Relativism, broadly defined, is the view that truth is relative to each individual and that there is no objective truth. According to this type of thinking, objective truth is not attainable, and therefore, all truth claims are equally valid. Thankfully, among serious thinkers, this view seems to have fallen out of favor. However, relativistic thinking is still quite common in everyday conversations. This type of thinking manifests itself when someone says something like, "That may be true for you, but it's not true for me."1
In his book 5 Minute Apologist, Rick Cornish points out 3 reasons why relativism is, at the end of the day, untenable. He writes:
"First, it defeats itself. The relativist believes the statement, 'All truth is relative.' But if all truth is relative, then relativism falls into that category and cannot claim to be...true. Why, then, should we believe it?
Second, relativism is untenable because it entails that opposites are true. For example, some might assert that it can be true for one person that God exists, but true for another that He does not exist. Those two concepts, however, are mutually exclusive. It cannot be the case that God both exists and does not exist. Either He does or does not.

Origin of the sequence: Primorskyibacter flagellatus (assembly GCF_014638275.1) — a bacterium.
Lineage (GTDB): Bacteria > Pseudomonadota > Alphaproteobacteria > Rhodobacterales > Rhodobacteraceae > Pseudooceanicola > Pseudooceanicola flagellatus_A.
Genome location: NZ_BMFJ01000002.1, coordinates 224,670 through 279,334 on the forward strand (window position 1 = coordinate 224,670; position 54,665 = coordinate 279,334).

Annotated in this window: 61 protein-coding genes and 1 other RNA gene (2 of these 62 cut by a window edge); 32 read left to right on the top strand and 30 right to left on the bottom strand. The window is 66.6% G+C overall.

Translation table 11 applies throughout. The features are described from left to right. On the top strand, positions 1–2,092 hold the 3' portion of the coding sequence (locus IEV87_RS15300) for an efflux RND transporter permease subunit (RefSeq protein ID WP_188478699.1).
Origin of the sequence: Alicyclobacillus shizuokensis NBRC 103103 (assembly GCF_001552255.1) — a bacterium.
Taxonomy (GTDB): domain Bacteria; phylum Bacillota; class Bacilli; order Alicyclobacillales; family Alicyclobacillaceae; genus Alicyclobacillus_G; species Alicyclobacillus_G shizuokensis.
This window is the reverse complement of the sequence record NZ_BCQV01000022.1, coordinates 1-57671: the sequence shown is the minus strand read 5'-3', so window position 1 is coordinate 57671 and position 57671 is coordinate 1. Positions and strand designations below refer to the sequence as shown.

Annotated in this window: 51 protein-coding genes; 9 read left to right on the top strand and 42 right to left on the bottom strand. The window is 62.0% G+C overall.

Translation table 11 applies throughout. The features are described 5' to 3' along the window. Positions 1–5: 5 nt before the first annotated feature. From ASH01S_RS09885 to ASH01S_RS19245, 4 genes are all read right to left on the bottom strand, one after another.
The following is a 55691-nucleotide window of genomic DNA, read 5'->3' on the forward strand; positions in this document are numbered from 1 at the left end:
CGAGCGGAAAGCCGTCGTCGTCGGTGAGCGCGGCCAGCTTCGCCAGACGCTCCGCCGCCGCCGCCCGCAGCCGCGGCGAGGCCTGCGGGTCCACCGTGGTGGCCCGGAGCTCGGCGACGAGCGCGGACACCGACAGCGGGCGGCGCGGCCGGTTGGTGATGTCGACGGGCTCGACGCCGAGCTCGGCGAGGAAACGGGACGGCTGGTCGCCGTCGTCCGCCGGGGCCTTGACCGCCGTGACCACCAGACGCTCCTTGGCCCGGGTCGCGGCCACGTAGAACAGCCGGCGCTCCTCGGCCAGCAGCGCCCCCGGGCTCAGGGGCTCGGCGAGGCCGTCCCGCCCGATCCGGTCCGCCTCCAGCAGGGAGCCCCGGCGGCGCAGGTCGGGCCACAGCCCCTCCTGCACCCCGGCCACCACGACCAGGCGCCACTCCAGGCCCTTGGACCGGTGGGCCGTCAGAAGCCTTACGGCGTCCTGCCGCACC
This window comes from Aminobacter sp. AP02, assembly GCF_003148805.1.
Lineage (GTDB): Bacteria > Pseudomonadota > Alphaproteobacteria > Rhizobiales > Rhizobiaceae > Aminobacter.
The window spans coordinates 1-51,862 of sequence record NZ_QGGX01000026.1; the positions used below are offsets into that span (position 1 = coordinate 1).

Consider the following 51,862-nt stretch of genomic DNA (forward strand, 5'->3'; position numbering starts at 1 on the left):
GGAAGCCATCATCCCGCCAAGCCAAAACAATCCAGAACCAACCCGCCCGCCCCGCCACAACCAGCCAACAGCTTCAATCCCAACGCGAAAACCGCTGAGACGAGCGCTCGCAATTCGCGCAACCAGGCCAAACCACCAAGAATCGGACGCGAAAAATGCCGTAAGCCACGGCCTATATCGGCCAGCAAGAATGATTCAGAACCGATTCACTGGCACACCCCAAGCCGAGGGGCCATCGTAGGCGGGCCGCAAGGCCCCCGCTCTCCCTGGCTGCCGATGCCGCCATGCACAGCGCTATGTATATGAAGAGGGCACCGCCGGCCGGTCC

Third, the relativist view renders knowledge impossible. Gaining knowledge presupposes moving from a state of no-knowledge to a state of knowledge. If relativism is true, however, neither state truly exists, and learning is rendered impossible."2
"Despite the recent popularity of relativism, it lacks intellectual, philosophical and biblical integrity. As Christians we must recognize and understand it. We swim in its waters, and should be able to refute it as we engage our culture with the gospel of Christ. The One who said, 'I am the way the truth and the life' (John 14:6, emphasis added), requires that we know the nature of truth and communicate it well."3
I wholeheartedly concur.
For those who want to learn more about the challenge of relativism and be better equipped to combat it, I recommend Francis Beckwith and Greg Koukl's book Relativism: Feet Firmly Planted in Mid-Air.
Courage and Godspeed,
1. Which is just a fancy way of saying, "Nothing is true for everybody. And that is true...for everybody!"
2. Rick Cornish, 5 Minute Apologist, p. 31.
3. Ibid., p. 32.
Philosopher Stephen T. Davis on Tolerance
Seven Things You Can't Do As A Relativist by Greg Koukl
Relativism by Greg Koukl MP3 Audio